She took the time to clear the catalogs and order forms she had been working on.  This would give her customers a few moments by themselves to peruse the shop and get comfortable before she approached them.  Her store, The Nightingale's Confection, was mainly a bakery for special occasion cakes, but it also had a small café space for customers to indulge in coffee, tea, and pastries. In the busy mornings she had assisting staff, but the afternoons quieted down and she often cared for the store by herself.

Lissa checked herself in the mirror to ensure she didn't have smudges of flour anywhere and was pleased to see she looked properly professional.  With her dark hair and skin, rogue sprinkles of flour and powdered sugar were obvious.  Some days she went home dusted thoroughly and other days she remained pristine.  Luckily, today was one of those nothing-can-go-wrong days.  Even this morning, her newest brainstorm of butterscotch and bittersweet cocoa cupcakes had briskly sold out.

With one last pat to smooth down her apron, Lissa left her office and entered the display and café area.  "Good afternoon!" She shook hands with both her potential customers.  "I'm Lissa Robinson.  Welcome to my shop.  You're here to try some cake flavors?"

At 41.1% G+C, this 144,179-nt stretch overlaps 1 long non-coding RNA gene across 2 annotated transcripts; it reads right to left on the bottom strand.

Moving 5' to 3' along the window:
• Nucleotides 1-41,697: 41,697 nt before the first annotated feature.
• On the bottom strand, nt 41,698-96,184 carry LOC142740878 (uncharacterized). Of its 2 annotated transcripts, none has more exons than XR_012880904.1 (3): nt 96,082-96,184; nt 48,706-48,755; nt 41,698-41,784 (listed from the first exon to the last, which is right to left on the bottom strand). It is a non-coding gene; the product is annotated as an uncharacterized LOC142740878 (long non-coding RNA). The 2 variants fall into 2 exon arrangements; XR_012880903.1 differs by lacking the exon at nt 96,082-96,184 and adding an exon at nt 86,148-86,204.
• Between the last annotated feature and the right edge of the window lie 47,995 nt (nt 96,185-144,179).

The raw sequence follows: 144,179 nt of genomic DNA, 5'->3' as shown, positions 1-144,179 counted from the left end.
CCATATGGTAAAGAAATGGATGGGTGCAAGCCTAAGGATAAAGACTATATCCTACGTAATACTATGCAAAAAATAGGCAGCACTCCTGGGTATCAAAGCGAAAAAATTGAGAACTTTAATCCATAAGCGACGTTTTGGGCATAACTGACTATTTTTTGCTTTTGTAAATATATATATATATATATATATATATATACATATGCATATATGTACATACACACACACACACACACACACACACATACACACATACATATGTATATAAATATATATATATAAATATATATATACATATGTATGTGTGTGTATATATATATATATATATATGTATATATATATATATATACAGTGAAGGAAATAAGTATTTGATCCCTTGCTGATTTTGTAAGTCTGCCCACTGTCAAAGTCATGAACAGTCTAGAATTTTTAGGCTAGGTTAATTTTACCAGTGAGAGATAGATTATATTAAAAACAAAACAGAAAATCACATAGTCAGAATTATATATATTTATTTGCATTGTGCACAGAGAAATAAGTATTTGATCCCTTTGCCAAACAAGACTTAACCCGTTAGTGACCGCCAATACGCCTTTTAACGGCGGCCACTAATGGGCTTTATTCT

"Molly Mountbatten, and this is my brother Jake."  The petite woman looked competent and extraordinarily poised, and her brother was ruggedly handsome. 

He gave Lissa a smile that could have stopped traffic. "It's very nice to meet you."

"It's good to meet you both." Lissa led them over to one of the tables.  "I have the samples prepared for you.  Give me a moment to retrieve them. And you'd mentioned that you had some possible special requests?"

"Yes."  Molly pulled a folder out of her large handbag and offered it to Lissa.  "The theme for my wedding is going to be whippoorwills, and the colors are going to be pink and white.  I have photos of my dress and some drawings in here. Also color swatches.  Would it be possible for you to come up with a sketch of the cake design so I can make sure it will fit with the overall theme?"

Impressed with the preparation, Lissa took the folder and flipped through it.  The photos were well taken, with both overall shots and in-focus close-ups of the embroidered details.  The sketches were rough, but gave an excellent impression of the aspired to style.  Lissa said a silent prayer of thanks for the color swatches because it meant she could match them perfectly.  Too many brides showed up with haphazard, incomplete ideas and while Lissa enjoyed the challenge of making sure they came away with something spectacular, it certainly involved more work when she started from almost nothing.  Molly already had a firm grip on what she wanted for her final product.